The only reason I didn’t give Walter Williams fine book five stars, when I reviewed it at Amazon.com, is because it is decades-old now. Why doesn’t Williams get his students to do some up-to-date research and come up with an expanded edition?
But the book is excellent beyond measure–easily (apart from datedness) worth six stars out of five. And because it explains really well why the average person of color came from a poorer family in the eighties, one could even argue that it remains quite contemporary. More importantly, the principles articulated here are quite easily applied to a variety of other situations.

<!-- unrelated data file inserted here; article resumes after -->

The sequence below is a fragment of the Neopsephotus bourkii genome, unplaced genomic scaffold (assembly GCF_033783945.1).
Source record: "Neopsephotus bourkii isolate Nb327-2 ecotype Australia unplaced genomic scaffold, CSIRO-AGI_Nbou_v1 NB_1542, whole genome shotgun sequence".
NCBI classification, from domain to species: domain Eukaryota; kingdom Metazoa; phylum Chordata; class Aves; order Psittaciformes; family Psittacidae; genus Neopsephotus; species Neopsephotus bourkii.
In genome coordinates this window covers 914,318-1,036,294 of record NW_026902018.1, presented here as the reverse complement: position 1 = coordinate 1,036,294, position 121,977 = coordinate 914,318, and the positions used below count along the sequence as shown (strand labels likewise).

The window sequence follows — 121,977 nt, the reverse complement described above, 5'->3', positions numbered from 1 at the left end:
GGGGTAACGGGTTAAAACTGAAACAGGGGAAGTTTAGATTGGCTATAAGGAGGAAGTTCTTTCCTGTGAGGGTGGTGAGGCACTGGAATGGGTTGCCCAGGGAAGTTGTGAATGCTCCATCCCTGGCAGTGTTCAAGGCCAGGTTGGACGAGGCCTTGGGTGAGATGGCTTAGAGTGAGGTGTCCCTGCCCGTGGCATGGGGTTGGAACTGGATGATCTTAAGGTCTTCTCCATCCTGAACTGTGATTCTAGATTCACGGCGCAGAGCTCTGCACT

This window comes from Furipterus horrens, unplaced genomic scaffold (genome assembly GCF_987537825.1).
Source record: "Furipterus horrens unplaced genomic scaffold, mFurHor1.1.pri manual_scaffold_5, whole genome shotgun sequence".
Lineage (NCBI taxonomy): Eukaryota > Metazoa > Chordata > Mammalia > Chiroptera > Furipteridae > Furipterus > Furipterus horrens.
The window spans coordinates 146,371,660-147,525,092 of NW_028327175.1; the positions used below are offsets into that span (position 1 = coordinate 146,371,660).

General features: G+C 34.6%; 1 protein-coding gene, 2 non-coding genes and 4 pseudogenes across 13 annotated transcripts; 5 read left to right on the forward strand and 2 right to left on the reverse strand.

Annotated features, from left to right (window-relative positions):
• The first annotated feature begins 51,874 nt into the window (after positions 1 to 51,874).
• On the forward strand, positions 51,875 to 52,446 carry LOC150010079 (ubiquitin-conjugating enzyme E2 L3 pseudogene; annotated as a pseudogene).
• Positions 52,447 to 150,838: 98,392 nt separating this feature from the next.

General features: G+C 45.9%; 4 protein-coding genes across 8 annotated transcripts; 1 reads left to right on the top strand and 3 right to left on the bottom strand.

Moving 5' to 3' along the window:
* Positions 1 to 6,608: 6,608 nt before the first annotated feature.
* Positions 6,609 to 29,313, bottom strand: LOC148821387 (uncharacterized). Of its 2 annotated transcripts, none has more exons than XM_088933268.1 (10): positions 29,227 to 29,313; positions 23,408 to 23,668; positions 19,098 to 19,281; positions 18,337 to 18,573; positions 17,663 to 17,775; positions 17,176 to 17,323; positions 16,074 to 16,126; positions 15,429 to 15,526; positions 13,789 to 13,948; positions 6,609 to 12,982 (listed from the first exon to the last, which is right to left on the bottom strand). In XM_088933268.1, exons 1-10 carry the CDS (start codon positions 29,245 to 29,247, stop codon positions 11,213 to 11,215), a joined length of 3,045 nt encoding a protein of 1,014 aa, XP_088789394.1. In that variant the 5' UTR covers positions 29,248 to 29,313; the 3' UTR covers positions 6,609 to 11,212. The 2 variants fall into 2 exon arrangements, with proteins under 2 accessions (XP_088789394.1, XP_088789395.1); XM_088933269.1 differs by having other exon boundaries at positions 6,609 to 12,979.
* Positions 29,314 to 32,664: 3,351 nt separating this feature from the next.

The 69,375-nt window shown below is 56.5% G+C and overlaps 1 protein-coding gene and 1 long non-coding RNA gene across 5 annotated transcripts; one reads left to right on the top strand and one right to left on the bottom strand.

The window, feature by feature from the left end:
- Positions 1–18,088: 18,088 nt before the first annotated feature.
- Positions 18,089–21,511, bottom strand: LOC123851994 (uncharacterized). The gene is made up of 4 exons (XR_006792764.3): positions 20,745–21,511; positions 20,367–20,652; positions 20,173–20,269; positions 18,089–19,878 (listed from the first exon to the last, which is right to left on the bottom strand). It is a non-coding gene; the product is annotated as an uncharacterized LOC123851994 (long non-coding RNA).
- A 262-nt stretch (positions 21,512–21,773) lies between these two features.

The basic thesis (I’m going by memory here) is that even though “Jim Crow” laws have been removed from the state governments, that the federal, state, and local governments have in fact passed laws and (especially!) regulations that disproportionately hurt blacks and promote their poverty rather than their prosperity. One reviewer has already mentioned the taxicab example. At one time, if one had a car, one could offer one’s services as a taxi cab driver. But now the City government has made it illegal for a person to offer that service. Walter Williams discusses the proffered rationales for this use of state violence (Williams’s tone is not nearly as severe as mine, but what can I say?—All laws are statements threatening people with violence who don’t comply). But these rationales for government intervention are easily shown as bogus. The existing cab drivers are lining their pockets with money from all other potential cab drivers. This is a colorblind system of robbery, but it is not economically blind. It hurts those who have a car and can drive but who don’t have other more lucrative opportunities. Due to past injustices that were not color-blind, this injustice ends up not being color-blind either. Because minorities are disproportionately poor, laws exploiting the poor are laws that especially target certain races.